I woke up early (for me) Wednesday, turned on the TV and saw SpaceShipOne fly to space and back. Very impressive. It looks likely this entry from Burt Rutan will claim the $10,000,000 Ansari X Prize. That’s something I first predicted back in May – though it didn’t take a genius to come to that conclusion.
OK – it cost more than $10,000,000 to develop the ship, but that’s not the point. This venture has commercial potential beyond the X Prize itself.
I watched on CNN because I think Miles O’Brien is not only knowledgeable but he’s connected and often has information others do not. I thought sitting him with Burt’s brother Dick, an aerospace legend in his own right who piloted the first non-stop round the world unrefueled flight, was a bad idea. Either Dick’s mind was somewhere else (excusable under the circumstances) or he just doesn’t have the right makeup for TV.
The plane took off, tucked under another Burt Rutan flying contraption. In this regard it was similar to the early X-15 rocket plane, launched from beneath the wing of a B-52. At about 50,000 feet SpaceShipOne was released and within seconds its rubber burning engine was pushing it toward the heavens¹.
A minute or so later SpaceShipOne, moving vertically, began to roll. I’ve seen a number of different figures but it was at least 16 revolutions, maybe more.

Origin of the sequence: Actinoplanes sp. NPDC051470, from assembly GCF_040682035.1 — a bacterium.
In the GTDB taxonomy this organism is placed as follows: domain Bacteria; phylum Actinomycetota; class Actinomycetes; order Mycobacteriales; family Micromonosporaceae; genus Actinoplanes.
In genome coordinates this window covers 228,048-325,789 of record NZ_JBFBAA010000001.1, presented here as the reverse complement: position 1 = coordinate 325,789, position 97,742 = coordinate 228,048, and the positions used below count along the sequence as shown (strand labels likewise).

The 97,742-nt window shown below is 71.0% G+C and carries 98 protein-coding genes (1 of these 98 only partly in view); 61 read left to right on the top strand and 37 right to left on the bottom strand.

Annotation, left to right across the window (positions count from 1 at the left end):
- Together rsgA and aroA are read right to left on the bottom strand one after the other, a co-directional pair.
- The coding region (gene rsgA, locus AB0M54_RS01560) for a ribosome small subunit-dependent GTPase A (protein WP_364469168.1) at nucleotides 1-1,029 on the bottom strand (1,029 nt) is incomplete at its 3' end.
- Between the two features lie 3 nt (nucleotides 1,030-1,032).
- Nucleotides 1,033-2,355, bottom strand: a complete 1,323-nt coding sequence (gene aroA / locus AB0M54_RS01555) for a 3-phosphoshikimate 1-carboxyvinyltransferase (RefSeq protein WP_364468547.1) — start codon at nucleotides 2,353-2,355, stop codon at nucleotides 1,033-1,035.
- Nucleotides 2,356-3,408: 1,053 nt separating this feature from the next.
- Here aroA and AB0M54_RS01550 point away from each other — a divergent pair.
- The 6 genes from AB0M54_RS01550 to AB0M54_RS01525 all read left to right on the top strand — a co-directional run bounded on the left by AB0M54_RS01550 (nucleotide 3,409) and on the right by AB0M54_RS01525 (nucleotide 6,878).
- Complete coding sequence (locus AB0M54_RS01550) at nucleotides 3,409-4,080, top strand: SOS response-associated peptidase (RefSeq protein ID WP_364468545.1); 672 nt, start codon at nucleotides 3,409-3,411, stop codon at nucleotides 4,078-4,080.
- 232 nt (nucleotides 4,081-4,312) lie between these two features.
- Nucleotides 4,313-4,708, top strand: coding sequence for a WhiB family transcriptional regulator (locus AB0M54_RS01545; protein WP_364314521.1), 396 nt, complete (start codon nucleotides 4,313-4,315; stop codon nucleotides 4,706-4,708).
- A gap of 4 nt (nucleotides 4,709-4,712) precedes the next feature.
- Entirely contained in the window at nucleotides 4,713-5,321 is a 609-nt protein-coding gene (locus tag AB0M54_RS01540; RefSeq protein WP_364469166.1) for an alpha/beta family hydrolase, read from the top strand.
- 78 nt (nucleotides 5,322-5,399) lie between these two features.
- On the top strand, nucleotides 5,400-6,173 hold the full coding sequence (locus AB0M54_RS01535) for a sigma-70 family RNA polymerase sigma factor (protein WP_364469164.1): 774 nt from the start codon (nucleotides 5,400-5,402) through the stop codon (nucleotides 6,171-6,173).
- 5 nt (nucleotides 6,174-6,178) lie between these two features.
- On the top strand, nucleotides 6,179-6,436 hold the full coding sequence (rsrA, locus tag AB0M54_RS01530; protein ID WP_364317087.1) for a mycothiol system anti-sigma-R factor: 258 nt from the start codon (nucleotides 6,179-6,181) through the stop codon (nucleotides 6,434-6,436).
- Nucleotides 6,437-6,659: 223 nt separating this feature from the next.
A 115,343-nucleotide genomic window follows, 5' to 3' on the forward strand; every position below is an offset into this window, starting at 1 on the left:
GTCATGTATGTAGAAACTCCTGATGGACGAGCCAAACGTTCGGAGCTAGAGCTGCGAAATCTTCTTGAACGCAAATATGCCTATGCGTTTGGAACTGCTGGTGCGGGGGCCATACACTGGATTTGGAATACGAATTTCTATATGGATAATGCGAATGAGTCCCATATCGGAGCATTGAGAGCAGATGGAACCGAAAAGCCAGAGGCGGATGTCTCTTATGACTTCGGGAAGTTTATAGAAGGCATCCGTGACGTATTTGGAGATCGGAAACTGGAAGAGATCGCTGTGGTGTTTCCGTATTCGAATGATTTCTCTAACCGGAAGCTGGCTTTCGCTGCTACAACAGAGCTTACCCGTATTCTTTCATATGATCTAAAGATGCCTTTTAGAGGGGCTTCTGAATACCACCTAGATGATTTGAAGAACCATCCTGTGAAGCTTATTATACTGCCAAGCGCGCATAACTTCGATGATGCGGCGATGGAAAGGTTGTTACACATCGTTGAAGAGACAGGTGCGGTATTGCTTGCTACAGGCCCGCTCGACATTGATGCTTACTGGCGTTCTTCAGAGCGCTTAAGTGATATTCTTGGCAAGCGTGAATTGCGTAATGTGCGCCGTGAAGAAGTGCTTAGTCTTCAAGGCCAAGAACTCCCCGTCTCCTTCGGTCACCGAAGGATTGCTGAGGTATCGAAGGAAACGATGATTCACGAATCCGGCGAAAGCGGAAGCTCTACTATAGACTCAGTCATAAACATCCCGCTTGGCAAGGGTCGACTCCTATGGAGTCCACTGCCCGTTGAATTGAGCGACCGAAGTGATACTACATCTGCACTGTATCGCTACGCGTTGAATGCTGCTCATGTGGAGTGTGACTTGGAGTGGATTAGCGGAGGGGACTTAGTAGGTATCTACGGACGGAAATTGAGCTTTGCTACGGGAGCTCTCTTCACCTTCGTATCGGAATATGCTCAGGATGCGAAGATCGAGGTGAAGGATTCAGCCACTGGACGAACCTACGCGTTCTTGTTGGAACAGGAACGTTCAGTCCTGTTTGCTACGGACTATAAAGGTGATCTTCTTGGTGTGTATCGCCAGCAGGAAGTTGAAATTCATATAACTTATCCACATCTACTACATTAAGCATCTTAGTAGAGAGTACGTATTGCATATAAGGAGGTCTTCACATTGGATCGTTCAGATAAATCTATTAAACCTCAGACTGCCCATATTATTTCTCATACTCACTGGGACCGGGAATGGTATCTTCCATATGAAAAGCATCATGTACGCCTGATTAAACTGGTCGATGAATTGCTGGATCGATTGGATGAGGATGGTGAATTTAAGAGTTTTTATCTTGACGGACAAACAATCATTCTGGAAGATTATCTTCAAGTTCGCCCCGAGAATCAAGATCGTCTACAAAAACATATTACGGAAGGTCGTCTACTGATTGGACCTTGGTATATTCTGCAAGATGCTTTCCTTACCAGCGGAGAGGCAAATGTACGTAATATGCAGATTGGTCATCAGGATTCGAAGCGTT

Watching the roll, I assumed I was watching a disaster in the making. I knew there was no reason for the ship to corkscrew itself into space. Any second I expected to see a wing break off or parts begin to disintegrate.
Obviously none of that happened. On the ground, pilot Mike Melville said it was probably something he had done. I don’t believe that for one second.
With the backing of Richard Branson, SpaceShipOne is the prototype for space tourism. It’s not good for business to say your rocket ship is unstable or difficult to control – but it surely is.
Rutan will figure a way to get around this problem for one more flight, win the prize, and modify this design into a more stable model for commercial work. SpaceShipOne will go to the Smithsonian before it can hurt anyone.
This is a great program. The government’s space program is so top heavy, so money laden, that it has discouraged anyone else to get into the business. Rutan and people like him will change that paradigm.
Under different circumstances I would be very upset about the post-flight claims concerning the spinning. Today, I’ll let it pass.
¹ – I have read and like to say it’s a tire burning engine. Dave Brody, former Executive Producer of Inside Space (a show I hosted under his tutelage) on the SciFi Channel and now in a similar position at Space.com, says it actually burns condoms – a much more romantic thought.